On way to Aero show, 1st trainer aircraft does a Pune sortie
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Enroute Yelahanka airbase in Bangalore where it will perform sorties at the Aero India 2013 next month, Indian Air Force's (IAF) first trainer aircraft the Tiger Moth halted in the city on Wednesday. As a veteran pilot rightly called it the 'grandfather' of the fifth generation Sukhoi-30 MKI aircraft, the aircraft along with Sukhoi-30 MKI did a sortie giving a visual treat to people gathered at the Lohegaon airbase.
The de Havilland DH 82 Tiger Moth, a 1930s biplane, is the only in the country and has taken to skies after a gap of almost 23 years, post 1989 when it last flew in a vintage aircraft rally. The wooden 'bird' —restored by five technicians who worked on it for over two years —made flight with the help of IAF's vintage flight unit. The Tiger Moth flown by Wing Commander H Kulshrestha and Group Captain D S Dangi left the Hindon airbase on January 19. After travelling over 2000 km at a speed of about 100 nautical miles and flying strictly for just two hours a day, the Tiger Moth is expected to reach Bangalore by Thursday or Friday.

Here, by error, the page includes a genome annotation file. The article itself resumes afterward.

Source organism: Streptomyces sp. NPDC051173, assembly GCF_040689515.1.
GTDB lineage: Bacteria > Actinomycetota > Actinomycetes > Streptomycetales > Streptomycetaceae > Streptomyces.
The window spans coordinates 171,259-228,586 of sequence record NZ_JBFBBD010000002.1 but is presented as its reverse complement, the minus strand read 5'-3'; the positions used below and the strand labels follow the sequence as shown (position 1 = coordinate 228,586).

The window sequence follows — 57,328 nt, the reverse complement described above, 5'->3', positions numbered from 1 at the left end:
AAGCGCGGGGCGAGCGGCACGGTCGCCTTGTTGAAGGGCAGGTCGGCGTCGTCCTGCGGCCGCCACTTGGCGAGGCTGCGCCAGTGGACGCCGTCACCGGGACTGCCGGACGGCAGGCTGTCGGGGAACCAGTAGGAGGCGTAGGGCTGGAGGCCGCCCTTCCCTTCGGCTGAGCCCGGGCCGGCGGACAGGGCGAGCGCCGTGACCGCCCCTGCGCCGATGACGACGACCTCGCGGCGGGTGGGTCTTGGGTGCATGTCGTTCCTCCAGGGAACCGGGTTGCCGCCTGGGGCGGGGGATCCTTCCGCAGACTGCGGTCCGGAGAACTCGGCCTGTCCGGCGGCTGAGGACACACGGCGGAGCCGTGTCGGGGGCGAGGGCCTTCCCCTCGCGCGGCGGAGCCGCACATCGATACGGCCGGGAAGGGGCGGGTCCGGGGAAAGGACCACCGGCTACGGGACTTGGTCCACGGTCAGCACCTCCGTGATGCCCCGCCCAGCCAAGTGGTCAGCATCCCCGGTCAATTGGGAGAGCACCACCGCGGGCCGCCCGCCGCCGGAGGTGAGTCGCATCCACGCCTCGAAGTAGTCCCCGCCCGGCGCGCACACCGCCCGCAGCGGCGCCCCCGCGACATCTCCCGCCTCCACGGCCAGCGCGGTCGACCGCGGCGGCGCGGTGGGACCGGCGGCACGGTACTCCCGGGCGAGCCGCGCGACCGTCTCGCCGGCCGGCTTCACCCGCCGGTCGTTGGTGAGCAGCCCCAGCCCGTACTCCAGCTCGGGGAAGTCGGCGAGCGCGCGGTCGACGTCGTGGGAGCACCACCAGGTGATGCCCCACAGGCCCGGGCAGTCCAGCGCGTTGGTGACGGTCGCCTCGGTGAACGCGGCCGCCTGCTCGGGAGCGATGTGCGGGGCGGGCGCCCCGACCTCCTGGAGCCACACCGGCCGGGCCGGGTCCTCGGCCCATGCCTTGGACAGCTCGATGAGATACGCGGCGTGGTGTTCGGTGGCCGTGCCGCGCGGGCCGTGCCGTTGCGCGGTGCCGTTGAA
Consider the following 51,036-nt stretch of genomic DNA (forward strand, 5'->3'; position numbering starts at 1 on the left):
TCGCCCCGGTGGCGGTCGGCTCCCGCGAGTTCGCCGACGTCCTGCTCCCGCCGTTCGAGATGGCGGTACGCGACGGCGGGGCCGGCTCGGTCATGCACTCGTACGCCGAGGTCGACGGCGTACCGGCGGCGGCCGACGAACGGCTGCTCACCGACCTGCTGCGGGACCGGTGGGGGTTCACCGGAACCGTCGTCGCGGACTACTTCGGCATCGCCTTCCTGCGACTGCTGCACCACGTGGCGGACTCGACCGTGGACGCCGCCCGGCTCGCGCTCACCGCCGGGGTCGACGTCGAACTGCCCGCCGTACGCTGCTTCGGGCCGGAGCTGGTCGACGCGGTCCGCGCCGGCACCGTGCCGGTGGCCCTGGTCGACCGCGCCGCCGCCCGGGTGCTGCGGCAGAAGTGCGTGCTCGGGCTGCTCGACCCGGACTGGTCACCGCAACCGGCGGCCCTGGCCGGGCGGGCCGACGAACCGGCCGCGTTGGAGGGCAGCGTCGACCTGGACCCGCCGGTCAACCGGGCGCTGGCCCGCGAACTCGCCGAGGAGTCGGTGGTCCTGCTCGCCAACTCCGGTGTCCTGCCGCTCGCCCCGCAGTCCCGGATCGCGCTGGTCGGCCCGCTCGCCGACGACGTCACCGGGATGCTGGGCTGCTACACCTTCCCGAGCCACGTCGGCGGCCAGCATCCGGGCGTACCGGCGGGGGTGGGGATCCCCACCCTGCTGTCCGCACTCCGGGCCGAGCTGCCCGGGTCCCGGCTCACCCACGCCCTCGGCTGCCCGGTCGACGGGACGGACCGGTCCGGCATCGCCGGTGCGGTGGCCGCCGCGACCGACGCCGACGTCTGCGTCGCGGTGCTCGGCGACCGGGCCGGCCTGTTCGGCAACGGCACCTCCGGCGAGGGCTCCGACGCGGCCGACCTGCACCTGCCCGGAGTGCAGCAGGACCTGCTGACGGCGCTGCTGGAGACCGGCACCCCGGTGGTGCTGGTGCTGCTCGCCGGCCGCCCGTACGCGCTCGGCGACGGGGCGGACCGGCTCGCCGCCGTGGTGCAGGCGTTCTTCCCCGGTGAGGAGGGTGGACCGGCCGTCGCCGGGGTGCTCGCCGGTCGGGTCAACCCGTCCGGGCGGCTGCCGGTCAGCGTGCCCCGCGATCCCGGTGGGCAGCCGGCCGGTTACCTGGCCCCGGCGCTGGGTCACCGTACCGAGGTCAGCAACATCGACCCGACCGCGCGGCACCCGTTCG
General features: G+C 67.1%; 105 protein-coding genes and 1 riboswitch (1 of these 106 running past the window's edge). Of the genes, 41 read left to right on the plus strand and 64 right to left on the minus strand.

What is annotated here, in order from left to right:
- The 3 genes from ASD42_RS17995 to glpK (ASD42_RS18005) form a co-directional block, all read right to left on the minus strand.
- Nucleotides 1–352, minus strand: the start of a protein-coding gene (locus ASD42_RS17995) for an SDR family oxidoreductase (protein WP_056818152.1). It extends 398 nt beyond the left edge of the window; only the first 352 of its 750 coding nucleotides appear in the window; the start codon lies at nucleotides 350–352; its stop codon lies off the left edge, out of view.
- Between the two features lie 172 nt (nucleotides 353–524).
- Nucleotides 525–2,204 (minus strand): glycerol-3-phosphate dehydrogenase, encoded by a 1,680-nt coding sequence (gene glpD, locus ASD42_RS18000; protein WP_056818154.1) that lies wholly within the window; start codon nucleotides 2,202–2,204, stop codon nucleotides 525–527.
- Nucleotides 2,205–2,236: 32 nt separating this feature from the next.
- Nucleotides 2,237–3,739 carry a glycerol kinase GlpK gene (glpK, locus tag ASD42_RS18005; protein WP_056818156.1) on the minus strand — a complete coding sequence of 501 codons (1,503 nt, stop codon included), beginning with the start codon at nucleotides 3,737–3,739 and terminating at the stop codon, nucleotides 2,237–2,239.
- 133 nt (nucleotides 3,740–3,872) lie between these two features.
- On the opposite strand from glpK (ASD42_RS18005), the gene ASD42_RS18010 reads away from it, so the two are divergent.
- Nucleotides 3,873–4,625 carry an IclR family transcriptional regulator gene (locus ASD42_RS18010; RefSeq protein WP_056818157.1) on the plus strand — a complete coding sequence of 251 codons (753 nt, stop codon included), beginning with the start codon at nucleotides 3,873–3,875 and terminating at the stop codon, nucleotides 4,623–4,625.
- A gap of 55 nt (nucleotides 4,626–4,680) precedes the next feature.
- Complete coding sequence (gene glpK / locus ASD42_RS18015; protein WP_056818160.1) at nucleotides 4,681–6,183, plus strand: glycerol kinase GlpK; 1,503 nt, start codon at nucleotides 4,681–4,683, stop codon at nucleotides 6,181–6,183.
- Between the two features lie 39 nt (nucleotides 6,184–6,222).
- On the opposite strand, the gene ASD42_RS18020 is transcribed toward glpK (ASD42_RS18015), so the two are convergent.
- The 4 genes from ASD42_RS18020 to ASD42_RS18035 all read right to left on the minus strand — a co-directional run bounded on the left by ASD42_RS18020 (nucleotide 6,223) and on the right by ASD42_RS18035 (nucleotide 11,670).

"Seeing the Tiger Moth is like seeing an old girlfriend," said Air Marshal (retd) S S Ramdas who narrated how in the late '50s he would travel to Jalandhar on a cycle just to fly the aircraft.
The yellow wooden frame of the aircraft shone against the metallic fuselage of one of the most modern aircraft of the IAF — Su-30 MKI. But the old, vintage beauty did not take centrestage without its own fancies. It took almost 10-15 minutes for the technicians to start the front propeller of the aircraft manually. But once it started, the aircraft surely stole the show despite having a tough competitor in mighty Sukhoi. The IAF 2 Wing created a spectacular display as the vintage aircraft was accompanied by two vintage cars — a Ford Model of 1928 and an MG. The modern Su- 30 MKI was escorted by a Jaguar XJL.
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